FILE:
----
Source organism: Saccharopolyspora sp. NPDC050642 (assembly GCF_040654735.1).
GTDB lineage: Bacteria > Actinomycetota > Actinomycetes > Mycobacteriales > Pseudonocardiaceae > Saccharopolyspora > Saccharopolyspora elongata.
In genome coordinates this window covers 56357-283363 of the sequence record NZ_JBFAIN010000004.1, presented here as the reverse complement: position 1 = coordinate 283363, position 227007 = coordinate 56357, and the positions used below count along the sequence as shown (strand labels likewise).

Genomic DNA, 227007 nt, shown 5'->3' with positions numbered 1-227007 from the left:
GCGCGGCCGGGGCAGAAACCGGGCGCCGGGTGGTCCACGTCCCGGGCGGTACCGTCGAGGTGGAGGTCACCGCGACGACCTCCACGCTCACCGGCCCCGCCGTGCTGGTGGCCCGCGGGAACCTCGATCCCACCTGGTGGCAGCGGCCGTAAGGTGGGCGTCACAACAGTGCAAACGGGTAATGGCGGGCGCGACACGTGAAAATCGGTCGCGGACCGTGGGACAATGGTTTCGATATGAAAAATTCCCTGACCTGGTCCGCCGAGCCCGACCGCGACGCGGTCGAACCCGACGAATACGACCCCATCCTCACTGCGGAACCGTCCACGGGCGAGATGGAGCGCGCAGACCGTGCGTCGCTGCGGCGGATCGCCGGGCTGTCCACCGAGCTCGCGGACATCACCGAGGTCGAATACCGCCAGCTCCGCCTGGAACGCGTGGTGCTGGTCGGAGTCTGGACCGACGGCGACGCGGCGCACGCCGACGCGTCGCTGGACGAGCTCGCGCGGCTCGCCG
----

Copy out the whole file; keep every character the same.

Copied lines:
Source organism: Saccharopolyspora sp. NPDC050642 (assembly GCF_040654735.1).
GTDB lineage: Bacteria > Actinomycetota > Actinomycetes > Mycobacteriales > Pseudonocardiaceae > Saccharopolyspora > Saccharopolyspora elongata.
In genome coordinates this window covers 56357-283363 of the sequence record NZ_JBFAIN010000004.1, presented here as the reverse complement: position 1 = coordinate 283363, position 227007 = coordinate 56357, and the positions used below count along the sequence as shown (strand labels likewise).

Genomic DNA, 227007 nt, shown 5'->3' with positions numbered 1-227007 from the left:
GCGCGGCCGGGGCAGAAACCGGGCGCCGGGTGGTCCACGTCCCGGGCGGTACCGTCGAGGTGGAGGTCACCGCGACGACCTCCACGCTCACCGGCCCCGCCGTGCTGGTGGCCCGCGGGAACCTCGATCCCACCTGGTGGCAGCGGCCGTAAGGTGGGCGTCACAACAGTGCAAACGGGTAATGGCGGGCGCGACACGTGAAAATCGGTCGCGGACCGTGGGACAATGGTTTCGATATGAAAAATTCCCTGACCTGGTCCGCCGAGCCCGACCGCGACGCGGTCGAACCCGACGAATACGACCCCATCCTCACTGCGGAACCGTCCACGGGCGAGATGGAGCGCGCAGACCGTGCGTCGCTGCGGCGGATCGCCGGGCTGTCCACCGAGCTCGCGGACATCACCGAGGTCGAATACCGCCAGCTCCGCCTGGAACGCGTGGTGCTGGTCGGAGTCTGGACCGACGGCGACGCGGCGCACGCCGACGCGTCGCTGGACGAGCTCGCGCGGCTCGCCG